Published August 2nd, 2021 at 1:05 PM
The streets, schools, buildings, parks, fountains and even benches around us are often memorialized in the names of people who made a profound impact on their community — or paid a lot of money.
One curiousKC reader reached out wanting to know more about the name Holmes here in Kansas City. The Rev. D.A. Holmes, that is.
For starters, this isn’t the family name remembered locally by Holmes Road. This Holmes was a Baptist preacher and civic leader of the city’s past, once called the community’s “Black Moses.”
So, who was D.A. Holmes and why was the former school at 3004 Benton Blvd. named in his honor?
Daniel Arthur Holmes was born in Randolph County, Missouri, in 1876. The son of enslaved people, Holmes’ family moved to Macon, Missouri, when his parents were freed following the end of the Civil War.
As a teen, Holmes rejected the idea of following in his father and grandfather’s footsteps to become a preacher. He worked as a street paver and farm hand. Then at age 15, Holmes ran away from home for a job in the St. David, Illinois, coal mines.
After only a few years in the mine, Holmes was low on cash and unable to afford a formal education. A serious injury in the mines also left Holmes questioning if would ever walk again. The future giant in Kansas City’s fight for racial justice credited his eventual recovery to “the help of the Lord, his abiding belief in the power of prayer.”
A 1948 news clipping, courtesy of The Back Archives Mid-America, shares a portion of Holmes’ origin story.
The account details a moment a few years later, during one of Holmes’ impromptu sermons at the First Baptist Church in St. David. A neighboring pastor stumbled upon the young man of faith speaking to the congregation.
The pastor was so moved that he asked his church members to round up the necessary funds to sponsor Holmes and send him off to college.
Holmes enrolled at the Divinity School at the University of Chicago, where he earned one of his three college degrees, answered the call to faith and committed to becoming a third-generation Holmes pastor.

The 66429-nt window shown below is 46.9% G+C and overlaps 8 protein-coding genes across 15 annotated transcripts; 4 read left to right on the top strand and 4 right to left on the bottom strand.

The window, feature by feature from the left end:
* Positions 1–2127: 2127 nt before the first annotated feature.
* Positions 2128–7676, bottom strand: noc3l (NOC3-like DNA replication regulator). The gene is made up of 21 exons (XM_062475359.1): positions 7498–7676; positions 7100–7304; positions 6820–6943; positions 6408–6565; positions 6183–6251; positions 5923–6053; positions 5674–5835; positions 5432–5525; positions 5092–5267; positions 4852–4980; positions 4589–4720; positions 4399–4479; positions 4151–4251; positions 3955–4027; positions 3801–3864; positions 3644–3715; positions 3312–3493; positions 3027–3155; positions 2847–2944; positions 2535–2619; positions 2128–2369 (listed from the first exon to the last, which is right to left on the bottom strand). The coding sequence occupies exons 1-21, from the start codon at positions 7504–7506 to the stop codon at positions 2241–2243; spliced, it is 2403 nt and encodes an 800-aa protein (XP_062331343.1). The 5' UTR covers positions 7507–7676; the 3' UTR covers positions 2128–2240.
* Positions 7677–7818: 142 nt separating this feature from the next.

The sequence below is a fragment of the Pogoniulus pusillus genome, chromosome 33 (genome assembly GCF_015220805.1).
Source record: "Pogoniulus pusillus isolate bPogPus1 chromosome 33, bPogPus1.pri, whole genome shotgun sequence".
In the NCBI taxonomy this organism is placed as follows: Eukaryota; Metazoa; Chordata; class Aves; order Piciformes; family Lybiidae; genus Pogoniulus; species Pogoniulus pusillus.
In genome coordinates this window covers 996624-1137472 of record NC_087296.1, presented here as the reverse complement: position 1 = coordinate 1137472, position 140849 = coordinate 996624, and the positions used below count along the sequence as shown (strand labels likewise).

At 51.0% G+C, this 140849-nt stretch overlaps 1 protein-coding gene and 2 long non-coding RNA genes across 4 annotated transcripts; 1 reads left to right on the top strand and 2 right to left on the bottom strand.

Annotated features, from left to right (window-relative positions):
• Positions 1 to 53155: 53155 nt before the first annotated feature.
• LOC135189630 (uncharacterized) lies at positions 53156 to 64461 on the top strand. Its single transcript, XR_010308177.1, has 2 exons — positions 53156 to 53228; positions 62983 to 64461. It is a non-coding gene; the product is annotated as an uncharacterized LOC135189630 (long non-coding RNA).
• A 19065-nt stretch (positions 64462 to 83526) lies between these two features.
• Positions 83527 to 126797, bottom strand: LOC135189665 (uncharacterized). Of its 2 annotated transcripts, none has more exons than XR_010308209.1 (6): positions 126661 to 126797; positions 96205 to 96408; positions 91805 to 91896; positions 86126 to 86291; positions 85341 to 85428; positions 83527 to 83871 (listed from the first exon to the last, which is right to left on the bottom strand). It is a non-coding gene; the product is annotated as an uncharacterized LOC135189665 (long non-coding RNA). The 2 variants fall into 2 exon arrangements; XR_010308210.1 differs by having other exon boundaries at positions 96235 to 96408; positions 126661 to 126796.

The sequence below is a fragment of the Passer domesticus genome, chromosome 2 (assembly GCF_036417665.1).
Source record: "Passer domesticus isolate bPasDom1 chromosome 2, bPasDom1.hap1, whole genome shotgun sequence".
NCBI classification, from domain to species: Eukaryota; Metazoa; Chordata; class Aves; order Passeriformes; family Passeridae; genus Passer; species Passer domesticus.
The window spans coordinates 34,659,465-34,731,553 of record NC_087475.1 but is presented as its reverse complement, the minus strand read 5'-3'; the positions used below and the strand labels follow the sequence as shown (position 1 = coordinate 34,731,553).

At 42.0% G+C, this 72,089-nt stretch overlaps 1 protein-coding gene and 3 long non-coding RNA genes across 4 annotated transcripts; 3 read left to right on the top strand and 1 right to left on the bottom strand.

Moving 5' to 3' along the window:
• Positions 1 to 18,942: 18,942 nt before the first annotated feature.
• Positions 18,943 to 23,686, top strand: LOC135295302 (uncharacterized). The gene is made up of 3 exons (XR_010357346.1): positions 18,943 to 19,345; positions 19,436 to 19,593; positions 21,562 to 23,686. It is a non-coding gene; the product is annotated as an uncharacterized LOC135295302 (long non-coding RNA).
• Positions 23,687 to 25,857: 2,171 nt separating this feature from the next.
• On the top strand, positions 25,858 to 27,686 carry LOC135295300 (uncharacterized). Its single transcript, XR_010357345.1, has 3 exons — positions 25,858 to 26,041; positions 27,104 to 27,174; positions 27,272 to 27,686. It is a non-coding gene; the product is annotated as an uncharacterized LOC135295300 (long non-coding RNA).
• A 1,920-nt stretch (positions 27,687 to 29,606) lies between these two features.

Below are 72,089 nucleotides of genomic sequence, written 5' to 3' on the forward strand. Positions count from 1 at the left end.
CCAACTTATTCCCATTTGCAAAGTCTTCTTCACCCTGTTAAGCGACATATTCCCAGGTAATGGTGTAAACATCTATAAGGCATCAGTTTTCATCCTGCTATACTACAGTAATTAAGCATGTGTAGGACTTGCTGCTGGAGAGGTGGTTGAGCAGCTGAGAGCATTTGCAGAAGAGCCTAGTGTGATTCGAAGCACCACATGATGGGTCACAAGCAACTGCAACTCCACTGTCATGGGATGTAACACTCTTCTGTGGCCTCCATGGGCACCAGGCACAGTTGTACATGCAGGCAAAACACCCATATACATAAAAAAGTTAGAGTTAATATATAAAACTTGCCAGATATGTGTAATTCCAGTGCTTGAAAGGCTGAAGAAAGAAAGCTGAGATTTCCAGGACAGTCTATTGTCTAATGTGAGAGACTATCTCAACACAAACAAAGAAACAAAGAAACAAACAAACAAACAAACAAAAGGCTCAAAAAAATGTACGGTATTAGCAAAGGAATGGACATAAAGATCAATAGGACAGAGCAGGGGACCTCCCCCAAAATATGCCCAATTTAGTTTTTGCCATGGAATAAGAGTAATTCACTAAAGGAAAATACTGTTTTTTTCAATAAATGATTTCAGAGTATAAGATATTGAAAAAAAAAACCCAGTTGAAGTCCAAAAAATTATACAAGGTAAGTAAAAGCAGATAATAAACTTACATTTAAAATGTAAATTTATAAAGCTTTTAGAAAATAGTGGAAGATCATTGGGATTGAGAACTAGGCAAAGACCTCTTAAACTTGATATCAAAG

Holmes was ordained in 1901 and moved to Kansas City in 1914, following formative years working as a young pastor in Davenport and Fort Madison, Iowa. During that time, Holmes became the Negro State Baptist Convention’s official representative to the white convention. The position made Holmes responsible for instituting a financial plan to assist Black Baptists in the state.
He later recounted that his early career in Iowa was the foundation of experience that led to success in his pivotal role in communicating with white city and church leaders throughout his life.
After a brief period leading the congregation at Metropolitan Baptist Church in Kansas City, Kansas, Holmes hopped over to the Missouri side. He became the pastor at the Vine Baptist Church that once stood at 1835 Vine St. and was later moved to its current location at 25th Street and The Paseo and renamed Paseo Baptist Church.
The move and construction of Paseo Baptist Church came with a $250,000 price tag. It was an attainable number for the fiery preacher and one of the first of many successful efforts from the youthful pastor, who was able to stir financial support from his congregation to erect the church and educational facility.
Holmes was quoted on the 39th anniversary of the church saying, “I never was much of a man to preach in second-hand churches.”
Holmes was committed to the Paseo Baptist Church for life, serving as the community’s pastor for 46 years until his retirement in 1967.
Outside of the church, Holmes is remembered as a “towering figure” in the Black community and otherwise as a leader who took on police brutality, civil rights issues and shady politics in City Hall head on, especially during the days of the Pendergast political machine bribing Black communities during the 1930s.
Holmes’ involvement aside from preaching the good word amounts to a lengthy list of president, executive and board positions held across multiple offices and groups.
To name a few, Holmes was elected as the first Black president of the General Ministerial Alliance of Kansas City in 1947, was the founder of the Carver Neighborhood Center, presided over the Missouri Baptist State Convention, served as the chairman of the Board of Trustees of Western Seminary, was an executive member of the NAACP, the Kansas CIty Research Academy, City Recreation Commission, Budget Committee and Council of Social Agencies.